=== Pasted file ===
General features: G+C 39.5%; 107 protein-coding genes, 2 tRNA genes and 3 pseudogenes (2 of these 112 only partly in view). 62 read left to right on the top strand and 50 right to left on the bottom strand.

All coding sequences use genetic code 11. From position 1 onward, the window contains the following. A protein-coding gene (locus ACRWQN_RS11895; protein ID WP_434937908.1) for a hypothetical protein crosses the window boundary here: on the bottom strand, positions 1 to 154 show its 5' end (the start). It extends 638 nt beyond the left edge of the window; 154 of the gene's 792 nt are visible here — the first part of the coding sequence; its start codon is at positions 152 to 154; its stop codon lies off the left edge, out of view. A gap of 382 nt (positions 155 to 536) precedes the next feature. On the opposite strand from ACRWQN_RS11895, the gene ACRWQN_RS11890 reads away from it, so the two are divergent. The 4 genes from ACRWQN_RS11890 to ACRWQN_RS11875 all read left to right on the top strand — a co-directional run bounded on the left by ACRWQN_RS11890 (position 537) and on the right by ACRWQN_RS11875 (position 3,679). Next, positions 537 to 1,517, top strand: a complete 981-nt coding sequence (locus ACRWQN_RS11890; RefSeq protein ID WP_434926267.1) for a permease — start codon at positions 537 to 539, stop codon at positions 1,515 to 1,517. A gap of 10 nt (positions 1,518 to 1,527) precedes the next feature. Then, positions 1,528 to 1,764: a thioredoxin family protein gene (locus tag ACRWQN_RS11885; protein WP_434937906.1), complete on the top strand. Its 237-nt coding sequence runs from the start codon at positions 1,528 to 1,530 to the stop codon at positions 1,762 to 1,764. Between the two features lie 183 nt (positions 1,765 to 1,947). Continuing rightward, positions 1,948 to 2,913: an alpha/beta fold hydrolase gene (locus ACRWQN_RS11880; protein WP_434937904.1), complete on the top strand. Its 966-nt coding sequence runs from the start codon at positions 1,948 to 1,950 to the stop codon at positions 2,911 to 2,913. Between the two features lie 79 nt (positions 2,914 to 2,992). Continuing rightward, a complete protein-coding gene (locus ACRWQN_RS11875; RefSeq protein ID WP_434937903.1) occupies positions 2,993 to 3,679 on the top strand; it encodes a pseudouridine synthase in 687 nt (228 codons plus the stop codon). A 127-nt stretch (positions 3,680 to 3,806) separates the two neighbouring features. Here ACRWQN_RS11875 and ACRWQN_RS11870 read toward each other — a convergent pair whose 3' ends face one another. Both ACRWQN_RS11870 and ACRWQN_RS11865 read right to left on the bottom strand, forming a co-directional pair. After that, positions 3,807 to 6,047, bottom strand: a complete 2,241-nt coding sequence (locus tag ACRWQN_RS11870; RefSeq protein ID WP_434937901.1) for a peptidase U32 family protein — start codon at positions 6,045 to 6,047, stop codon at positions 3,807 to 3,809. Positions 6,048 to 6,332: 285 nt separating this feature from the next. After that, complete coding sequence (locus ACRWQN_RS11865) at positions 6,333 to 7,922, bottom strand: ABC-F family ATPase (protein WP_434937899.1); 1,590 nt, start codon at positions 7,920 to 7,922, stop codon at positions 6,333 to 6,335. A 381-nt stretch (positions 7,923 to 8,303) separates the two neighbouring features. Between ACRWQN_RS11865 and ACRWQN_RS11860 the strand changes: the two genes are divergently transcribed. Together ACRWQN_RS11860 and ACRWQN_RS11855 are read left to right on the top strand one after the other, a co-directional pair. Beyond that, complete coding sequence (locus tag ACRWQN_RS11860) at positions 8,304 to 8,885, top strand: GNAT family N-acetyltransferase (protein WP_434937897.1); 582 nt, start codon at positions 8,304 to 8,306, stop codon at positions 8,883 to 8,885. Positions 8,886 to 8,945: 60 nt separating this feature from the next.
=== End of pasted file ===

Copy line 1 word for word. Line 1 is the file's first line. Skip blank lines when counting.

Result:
General features: G+C 39.5%; 107 protein-coding genes, 2 tRNA genes and 3 pseudogenes (2 of these 112 only partly in view). 62 read left to right on the top strand and 50 right to left on the bottom strand.